Non combinatorial chemistry

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Non combinatorial chemistry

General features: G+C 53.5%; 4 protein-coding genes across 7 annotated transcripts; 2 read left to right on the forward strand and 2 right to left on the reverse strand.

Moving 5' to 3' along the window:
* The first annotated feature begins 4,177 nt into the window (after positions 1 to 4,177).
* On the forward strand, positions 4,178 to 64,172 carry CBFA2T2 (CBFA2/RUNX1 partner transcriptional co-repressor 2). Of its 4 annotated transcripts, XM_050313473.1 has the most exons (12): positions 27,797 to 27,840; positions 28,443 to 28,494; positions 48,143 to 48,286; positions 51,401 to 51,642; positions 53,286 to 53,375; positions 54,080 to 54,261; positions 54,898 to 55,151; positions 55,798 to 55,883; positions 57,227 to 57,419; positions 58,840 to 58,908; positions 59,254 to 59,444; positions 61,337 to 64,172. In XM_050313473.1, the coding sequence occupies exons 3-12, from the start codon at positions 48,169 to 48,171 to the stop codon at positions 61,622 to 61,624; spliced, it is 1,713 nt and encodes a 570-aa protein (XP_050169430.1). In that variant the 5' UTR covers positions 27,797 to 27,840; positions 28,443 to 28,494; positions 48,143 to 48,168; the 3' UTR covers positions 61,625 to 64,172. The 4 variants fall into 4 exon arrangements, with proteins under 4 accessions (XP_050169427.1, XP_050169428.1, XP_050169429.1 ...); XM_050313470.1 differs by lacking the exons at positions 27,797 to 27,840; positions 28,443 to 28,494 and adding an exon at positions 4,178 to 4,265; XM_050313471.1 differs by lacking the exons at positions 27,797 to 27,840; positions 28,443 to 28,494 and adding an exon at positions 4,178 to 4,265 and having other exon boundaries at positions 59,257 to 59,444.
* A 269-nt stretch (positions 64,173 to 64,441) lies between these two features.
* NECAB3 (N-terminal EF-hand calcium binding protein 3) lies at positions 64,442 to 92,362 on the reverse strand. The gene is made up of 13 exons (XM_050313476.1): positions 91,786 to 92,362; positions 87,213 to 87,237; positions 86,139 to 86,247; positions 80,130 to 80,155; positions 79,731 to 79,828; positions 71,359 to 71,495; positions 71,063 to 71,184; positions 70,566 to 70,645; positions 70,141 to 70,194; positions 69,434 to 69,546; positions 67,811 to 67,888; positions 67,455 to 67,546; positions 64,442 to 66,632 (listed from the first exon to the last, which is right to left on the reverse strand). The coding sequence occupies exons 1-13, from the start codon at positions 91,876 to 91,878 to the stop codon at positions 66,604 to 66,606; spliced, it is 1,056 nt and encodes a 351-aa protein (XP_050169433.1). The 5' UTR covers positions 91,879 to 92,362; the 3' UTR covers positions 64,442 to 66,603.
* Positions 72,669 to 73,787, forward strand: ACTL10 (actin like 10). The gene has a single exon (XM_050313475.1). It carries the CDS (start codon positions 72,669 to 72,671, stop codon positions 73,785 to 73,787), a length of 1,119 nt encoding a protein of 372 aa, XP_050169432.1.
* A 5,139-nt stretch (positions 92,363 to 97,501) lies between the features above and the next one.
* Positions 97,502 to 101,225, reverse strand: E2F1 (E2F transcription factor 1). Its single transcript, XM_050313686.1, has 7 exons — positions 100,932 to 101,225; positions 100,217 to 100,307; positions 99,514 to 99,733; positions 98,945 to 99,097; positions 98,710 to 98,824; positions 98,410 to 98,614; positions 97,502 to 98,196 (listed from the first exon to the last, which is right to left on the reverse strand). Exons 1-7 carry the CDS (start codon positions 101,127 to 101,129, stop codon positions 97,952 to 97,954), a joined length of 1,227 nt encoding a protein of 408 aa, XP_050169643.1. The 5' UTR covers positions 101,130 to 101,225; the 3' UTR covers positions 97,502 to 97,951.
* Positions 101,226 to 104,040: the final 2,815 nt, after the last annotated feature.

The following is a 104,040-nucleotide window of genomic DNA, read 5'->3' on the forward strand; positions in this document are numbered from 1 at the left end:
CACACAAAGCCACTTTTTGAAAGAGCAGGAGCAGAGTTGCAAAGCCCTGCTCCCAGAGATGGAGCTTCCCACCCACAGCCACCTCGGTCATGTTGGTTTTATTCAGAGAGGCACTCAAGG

1. 1. DDT Vol. 6, No. 15 August 2001 research focus reviewsThe application of non-combinatorialchemistry to lead discoveryJeremy Everett, Mark Gardner, Frank Pullen, Graham F. Smith,Mike Snarey and Nick TerrettNon-combinatorial chemistry is a powerful technology for the synthesis combinatorial strategies1–4. There was noof large numbers of compounds, with complete control over the properties doubt that the new technology and the ready availability of automated synthesis offeredof those compounds. We have developed a Library Creation, Registration opportunities for increased productivity inand Automation system (LiCRA), which harnesses an efficient non- both file enrichment and lead optimization.combinatorial chemistry design and synthesis engine, together with However, it was a certainty that chemistryhigh-throughput automated purification. This LiCRA system also operates would not permit easy success when there was such a casual disregard of the basic tenetsin a closed loop mode for hit-to-lead optimization, and contains an of good science – careful experimental plan-integrated IT system that controls and facilitates all aspects of the ning and meticulous observation of results.operation from design to registration. Quality has been our watchword, Indeed, we commented in 1995 that in the fu-from the quality of compound design through to the quality of the ture of drug discovery through combinatorial chemistry, ‘quality, rather than quantity, willproducts. become the new goal’5. Thus, library synthesis reverted towards the w The launch of combinatorial chemistry old values of quality, both in compound *Jeremy Everett Mark Gardner onto an unsuspecting pharmaceutical indus- design and product analysis. Although this Frank Pullen try in the early 1990s resulted in several fran- inevitably resulted in fewer compounds being Graham F. Smith tic efforts as companies tried to maintain a prepared overall, we have now reached a stage Mike Snarey Nick Terrett competitive edge through the generation and where those that are made are the products of Medicinal Technologies screening of compounds in unprecedented more considered design, meticulous protocol Pfizer Global R&D numbers and at an unprecedented rate. The development and thorough structural analy- Sandwich focus at that time was solid-phase synthesis sis. Medicinal chemists who exploit high-speed Kent, UK CT13 9NJ and the generation of compound mixtures, chemical techniques are increasingly making *tel: +44 (0)1304 616161 resulting in library arrays of many millions of single compounds, depending primarily on fax: +44 (0)1304 656259 compounds. These combinatorial libraries re- the proven legacy of solution-phase chem- e-mail: jeremy_everett@ sandwich.pfizer.com quired considerable analytical detective work istry. The products are often purified, or sub- to ascertain whether the desired compounds jected to rigorous analysis, before being sent had been made. Frequently, the library ap- for registration and screening. proaches were frustrated by restrictive solid- We have now reached a phase in the devel- phase chemistry of limited success or general- opment and application of high-speed chem- ity. Furthermore, the observation of biological istry that permits library compounds that are activity in assays of mixtures frequently re- active in biological screens to be identified sulted in a wild-goose chase that employed without deconvolution, fractionation or tag sophisticated or tedious deconvolution or decoding, and, more significantly, there are decoding, pursuing hits that often vanished: much fewer false-positives. Because the prep- the false-positive problem. Having suffered aration of targeted single compounds removes several resource-intensive yet fruitless pur- the requirement for the synthesis of combi- suits, in the mid- to late-1990s, many compa- natorial arrays, we refer to our approach as nies were forced to radically rethink their being ‘non-combinatorial’.1359-6446/01/$ – see front matter ©2001 Elsevier Science Ltd. All rights reserved. PII: S1359-6446(01)01876-1 779